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  14. Ignaz: I'm interested in the evidence for your statement '[Citi group] stands to make hundreds of billions if not trillions of dollars depending on government policy on this issue'. From the context I presume that you are saying that Citi will *make* money if the decarbonization pathway they are suggesting is adopted. Further, you seem to be suggesting that this is a bad thing, so that presumably the money will be made at the expense of the economy in general, or possibly at the expense of the government, rather than as part of a corresponding benefit to the rest of the economy.I presume part of this is based on a detailed study into Citi's investment portfolio and risk exposure. Could you fill in some of the details for us please?The other part - how Citi benefits at the expense of the economy in general is more obscure. Can you explain where this comes from?
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  15. Ignaz @13, I think you are right to point out the financial interest of Citi group in the issue.  However, you have the sign wrong.  Citi group is an insurer.  That does not mean they are likely to make large profits from tackling climate change.  Rather, it means they are exposed to large losses if we do not tackle climate change.  That is due to the increased rate of climate related natural disasters in a warming world:

    Of course, tackling climate change is no no benefit in reducing insurance losses if climate change does not in fact drive increased natural disasters.  That is, they only have a financial interest in telling us about climate change if climate change is in fact real, and harmful.

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  16. Hi Rob #4, I know about the stranded assets and the Carbon Tracker Initiative (very interesting stuff) But these assets will only become stranded if our political leaders have the nerve to act against climate change. See also ExxonMobil’s answer to the question: what do you intend to do to mitigate the risk of stranded assets ? Answer: NOTHING, we don’t think this is a risk because we don’t believe that our politicians will do anything against climate change.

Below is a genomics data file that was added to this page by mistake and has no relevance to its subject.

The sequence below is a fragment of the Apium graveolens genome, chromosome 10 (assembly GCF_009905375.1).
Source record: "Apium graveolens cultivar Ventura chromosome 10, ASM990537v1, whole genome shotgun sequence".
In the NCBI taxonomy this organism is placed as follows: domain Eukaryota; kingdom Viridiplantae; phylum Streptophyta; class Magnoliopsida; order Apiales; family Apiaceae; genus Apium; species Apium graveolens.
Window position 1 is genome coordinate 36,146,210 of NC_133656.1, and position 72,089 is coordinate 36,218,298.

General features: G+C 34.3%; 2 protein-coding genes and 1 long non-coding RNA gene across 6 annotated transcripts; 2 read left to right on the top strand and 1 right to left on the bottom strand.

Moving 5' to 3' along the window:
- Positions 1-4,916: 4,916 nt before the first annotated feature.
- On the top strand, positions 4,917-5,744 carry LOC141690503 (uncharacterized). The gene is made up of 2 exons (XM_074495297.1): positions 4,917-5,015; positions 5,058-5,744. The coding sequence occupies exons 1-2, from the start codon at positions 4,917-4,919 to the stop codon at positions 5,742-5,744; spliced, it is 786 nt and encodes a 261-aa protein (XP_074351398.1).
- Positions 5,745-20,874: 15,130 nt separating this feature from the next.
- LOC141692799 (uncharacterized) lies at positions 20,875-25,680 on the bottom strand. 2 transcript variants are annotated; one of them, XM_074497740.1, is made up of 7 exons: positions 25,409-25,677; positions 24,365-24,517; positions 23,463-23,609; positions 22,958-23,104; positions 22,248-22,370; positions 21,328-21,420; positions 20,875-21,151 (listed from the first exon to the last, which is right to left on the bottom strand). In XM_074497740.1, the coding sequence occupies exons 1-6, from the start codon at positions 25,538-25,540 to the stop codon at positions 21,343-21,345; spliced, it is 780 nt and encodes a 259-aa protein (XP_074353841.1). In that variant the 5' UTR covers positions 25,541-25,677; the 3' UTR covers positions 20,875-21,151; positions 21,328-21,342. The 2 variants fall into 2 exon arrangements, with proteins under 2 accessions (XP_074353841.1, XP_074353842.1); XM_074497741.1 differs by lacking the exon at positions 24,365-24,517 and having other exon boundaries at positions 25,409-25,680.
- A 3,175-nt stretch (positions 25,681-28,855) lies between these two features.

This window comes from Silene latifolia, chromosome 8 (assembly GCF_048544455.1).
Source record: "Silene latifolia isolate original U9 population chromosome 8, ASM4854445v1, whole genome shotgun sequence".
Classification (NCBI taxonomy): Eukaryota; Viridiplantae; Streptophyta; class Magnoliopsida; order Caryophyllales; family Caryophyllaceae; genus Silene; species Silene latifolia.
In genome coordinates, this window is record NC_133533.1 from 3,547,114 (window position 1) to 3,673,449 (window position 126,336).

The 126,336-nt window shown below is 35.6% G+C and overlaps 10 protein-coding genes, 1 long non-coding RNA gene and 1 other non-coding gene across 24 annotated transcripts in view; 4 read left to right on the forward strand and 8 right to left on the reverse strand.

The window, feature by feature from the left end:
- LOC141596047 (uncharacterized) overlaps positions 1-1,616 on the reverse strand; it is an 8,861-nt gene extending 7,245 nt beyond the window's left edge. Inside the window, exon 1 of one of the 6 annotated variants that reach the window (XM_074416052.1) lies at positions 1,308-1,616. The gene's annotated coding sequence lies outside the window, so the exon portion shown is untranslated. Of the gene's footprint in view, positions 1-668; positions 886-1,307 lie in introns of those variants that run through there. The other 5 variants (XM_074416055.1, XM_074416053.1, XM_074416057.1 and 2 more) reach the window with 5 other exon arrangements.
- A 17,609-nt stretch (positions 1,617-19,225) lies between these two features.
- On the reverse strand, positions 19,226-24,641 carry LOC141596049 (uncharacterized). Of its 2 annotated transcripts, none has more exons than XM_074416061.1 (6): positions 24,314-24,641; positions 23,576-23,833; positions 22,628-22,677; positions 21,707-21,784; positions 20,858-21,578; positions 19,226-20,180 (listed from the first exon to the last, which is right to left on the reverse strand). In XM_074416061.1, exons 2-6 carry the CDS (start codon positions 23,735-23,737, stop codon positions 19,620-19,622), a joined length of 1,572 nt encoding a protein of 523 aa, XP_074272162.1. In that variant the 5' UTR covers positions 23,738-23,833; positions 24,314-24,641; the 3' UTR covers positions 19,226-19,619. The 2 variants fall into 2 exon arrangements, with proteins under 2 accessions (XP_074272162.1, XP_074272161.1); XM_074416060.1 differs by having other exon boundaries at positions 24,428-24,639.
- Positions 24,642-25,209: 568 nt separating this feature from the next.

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    Moderator Response:

    [PS] Fixed link. Please use the link button to create link.

  17. wrong- they will be stranded assets because the public stops demanding them and competitive products come to the marketplace to make them unviable.

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  18. @bozzza: 

    I don’t know how it is where you live. But in Europe the public has been encouraged to reduce its energy use for the last 20 years at least. I estimate that perhaps 5% of the people reduced their energy consumption by a significant amount. Having a “Thick Sweaters Day” once a year (on this day people are asked to turn down the heating and to wear a thick sweater instead) will not lead to a low carbon society.

    Hoping that renewables will become so cheap and deployed so quickly and on such a scale that fossil fuel assets become stranded ... is a big gamble. (By the way, this is not the scenario the Carbon Tracker Initiative warns about. The Carbon Tracker Initiative predicts that at a certain point in the future the government will intervene and restrict the burning of fossil fuels somehow, rendering a lot of the current fossil fuel reserves worthless).

    Fossil fuels are basically free. The law of supply and demand dictates that a product will be consumed at the price and in the amount determined by the intersection of the supply curve and demand curve. If a product is free, the supply curve is a horizontal line at 0 (see picture below). As a consequence, the equilibrium point shifts to the far right which means: the product will be consumed until exhaustion of that product.